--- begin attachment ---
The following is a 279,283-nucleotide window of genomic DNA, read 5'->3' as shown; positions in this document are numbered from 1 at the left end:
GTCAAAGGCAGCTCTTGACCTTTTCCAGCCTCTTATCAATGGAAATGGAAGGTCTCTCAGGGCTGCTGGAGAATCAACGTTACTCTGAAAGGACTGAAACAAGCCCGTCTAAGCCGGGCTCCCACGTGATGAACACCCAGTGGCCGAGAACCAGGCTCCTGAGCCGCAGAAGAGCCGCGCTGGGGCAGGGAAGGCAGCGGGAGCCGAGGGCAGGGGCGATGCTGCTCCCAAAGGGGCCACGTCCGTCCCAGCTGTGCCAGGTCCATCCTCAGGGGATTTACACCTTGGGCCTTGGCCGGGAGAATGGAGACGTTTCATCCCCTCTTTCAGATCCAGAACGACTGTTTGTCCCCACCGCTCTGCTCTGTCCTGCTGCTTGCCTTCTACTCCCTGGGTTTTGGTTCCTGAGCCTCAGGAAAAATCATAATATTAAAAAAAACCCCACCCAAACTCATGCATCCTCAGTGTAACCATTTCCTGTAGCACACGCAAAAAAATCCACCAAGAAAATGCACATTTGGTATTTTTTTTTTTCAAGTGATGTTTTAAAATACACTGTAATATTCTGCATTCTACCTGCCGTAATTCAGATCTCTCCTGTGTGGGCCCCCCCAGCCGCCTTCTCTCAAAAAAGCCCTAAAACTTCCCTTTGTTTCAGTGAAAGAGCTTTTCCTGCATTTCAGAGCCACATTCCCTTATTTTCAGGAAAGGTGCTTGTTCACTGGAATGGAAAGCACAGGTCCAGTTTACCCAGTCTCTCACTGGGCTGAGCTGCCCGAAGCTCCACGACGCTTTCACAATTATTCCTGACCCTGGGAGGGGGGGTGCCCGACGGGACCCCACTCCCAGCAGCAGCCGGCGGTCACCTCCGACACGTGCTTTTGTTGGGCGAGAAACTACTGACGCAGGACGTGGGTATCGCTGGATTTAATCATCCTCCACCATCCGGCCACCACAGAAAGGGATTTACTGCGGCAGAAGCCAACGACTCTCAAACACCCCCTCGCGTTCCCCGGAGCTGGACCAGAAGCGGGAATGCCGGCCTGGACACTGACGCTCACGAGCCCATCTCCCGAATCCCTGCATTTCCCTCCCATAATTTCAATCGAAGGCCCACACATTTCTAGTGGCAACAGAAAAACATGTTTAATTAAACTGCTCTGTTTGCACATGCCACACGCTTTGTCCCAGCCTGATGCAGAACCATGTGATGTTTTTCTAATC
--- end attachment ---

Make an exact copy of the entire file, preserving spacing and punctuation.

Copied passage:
The following is a 279,283-nucleotide window of genomic DNA, read 5'->3' as shown; positions in this document are numbered from 1 at the left end:
GTCAAAGGCAGCTCTTGACCTTTTCCAGCCTCTTATCAATGGAAATGGAAGGTCTCTCAGGGCTGCTGGAGAATCAACGTTACTCTGAAAGGACTGAAACAAGCCCGTCTAAGCCGGGCTCCCACGTGATGAACACCCAGTGGCCGAGAACCAGGCTCCTGAGCCGCAGAAGAGCCGCGCTGGGGCAGGGAAGGCAGCGGGAGCCGAGGGCAGGGGCGATGCTGCTCCCAAAGGGGCCACGTCCGTCCCAGCTGTGCCAGGTCCATCCTCAGGGGATTTACACCTTGGGCCTTGGCCGGGAGAATGGAGACGTTTCATCCCCTCTTTCAGATCCAGAACGACTGTTTGTCCCCACCGCTCTGCTCTGTCCTGCTGCTTGCCTTCTACTCCCTGGGTTTTGGTTCCTGAGCCTCAGGAAAAATCATAATATTAAAAAAAACCCCACCCAAACTCATGCATCCTCAGTGTAACCATTTCCTGTAGCACACGCAAAAAAATCCACCAAGAAAATGCACATTTGGTATTTTTTTTTTTCAAGTGATGTTTTAAAATACACTGTAATATTCTGCATTCTACCTGCCGTAATTCAGATCTCTCCTGTGTGGGCCCCCCCAGCCGCCTTCTCTCAAAAAAGCCCTAAAACTTCCCTTTGTTTCAGTGAAAGAGCTTTTCCTGCATTTCAGAGCCACATTCCCTTATTTTCAGGAAAGGTGCTTGTTCACTGGAATGGAAAGCACAGGTCCAGTTTACCCAGTCTCTCACTGGGCTGAGCTGCCCGAAGCTCCACGACGCTTTCACAATTATTCCTGACCCTGGGAGGGGGGGTGCCCGACGGGACCCCACTCCCAGCAGCAGCCGGCGGTCACCTCCGACACGTGCTTTTGTTGGGCGAGAAACTACTGACGCAGGACGTGGGTATCGCTGGATTTAATCATCCTCCACCATCCGGCCACCACAGAAAGGGATTTACTGCGGCAGAAGCCAACGACTCTCAAACACCCCCTCGCGTTCCCCGGAGCTGGACCAGAAGCGGGAATGCCGGCCTGGACACTGACGCTCACGAGCCCATCTCCCGAATCCCTGCATTTCCCTCCCATAATTTCAATCGAAGGCCCACACATTTCTAGTGGCAACAGAAAAACATGTTTAATTAAACTGCTCTGTTTGCACATGCCACACGCTTTGTCCCAGCCTGATGCAGAACCATGTGATGTTTTTCTAATC